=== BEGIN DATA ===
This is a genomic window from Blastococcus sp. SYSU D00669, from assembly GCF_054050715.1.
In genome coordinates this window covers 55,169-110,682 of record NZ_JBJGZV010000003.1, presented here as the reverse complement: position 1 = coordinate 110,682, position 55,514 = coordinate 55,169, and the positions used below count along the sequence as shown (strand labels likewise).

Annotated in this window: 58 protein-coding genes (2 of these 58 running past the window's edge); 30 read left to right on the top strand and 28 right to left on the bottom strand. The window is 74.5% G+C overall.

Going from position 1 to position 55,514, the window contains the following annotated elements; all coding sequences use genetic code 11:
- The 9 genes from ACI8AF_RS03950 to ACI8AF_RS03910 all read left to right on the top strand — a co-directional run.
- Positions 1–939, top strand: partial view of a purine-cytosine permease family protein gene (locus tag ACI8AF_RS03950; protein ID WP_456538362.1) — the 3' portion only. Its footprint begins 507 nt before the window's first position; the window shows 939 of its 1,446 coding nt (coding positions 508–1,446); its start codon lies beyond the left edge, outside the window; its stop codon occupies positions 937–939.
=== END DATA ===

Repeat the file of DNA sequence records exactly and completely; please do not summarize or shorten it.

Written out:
This is a genomic window from Blastococcus sp. SYSU D00669, from assembly GCF_054050715.1.
In genome coordinates this window covers 55,169-110,682 of record NZ_JBJGZV010000003.1, presented here as the reverse complement: position 1 = coordinate 110,682, position 55,514 = coordinate 55,169, and the positions used below count along the sequence as shown (strand labels likewise).

Annotated in this window: 58 protein-coding genes (2 of these 58 running past the window's edge); 30 read left to right on the top strand and 28 right to left on the bottom strand. The window is 74.5% G+C overall.

Going from position 1 to position 55,514, the window contains the following annotated elements; all coding sequences use genetic code 11:
- The 9 genes from ACI8AF_RS03950 to ACI8AF_RS03910 all read left to right on the top strand — a co-directional run.
- Positions 1–939, top strand: partial view of a purine-cytosine permease family protein gene (locus tag ACI8AF_RS03950; protein ID WP_456538362.1) — the 3' portion only. Its footprint begins 507 nt before the window's first position; the window shows 939 of its 1,446 coding nt (coding positions 508–1,446); its start codon lies beyond the left edge, outside the window; its stop codon occupies positions 937–939.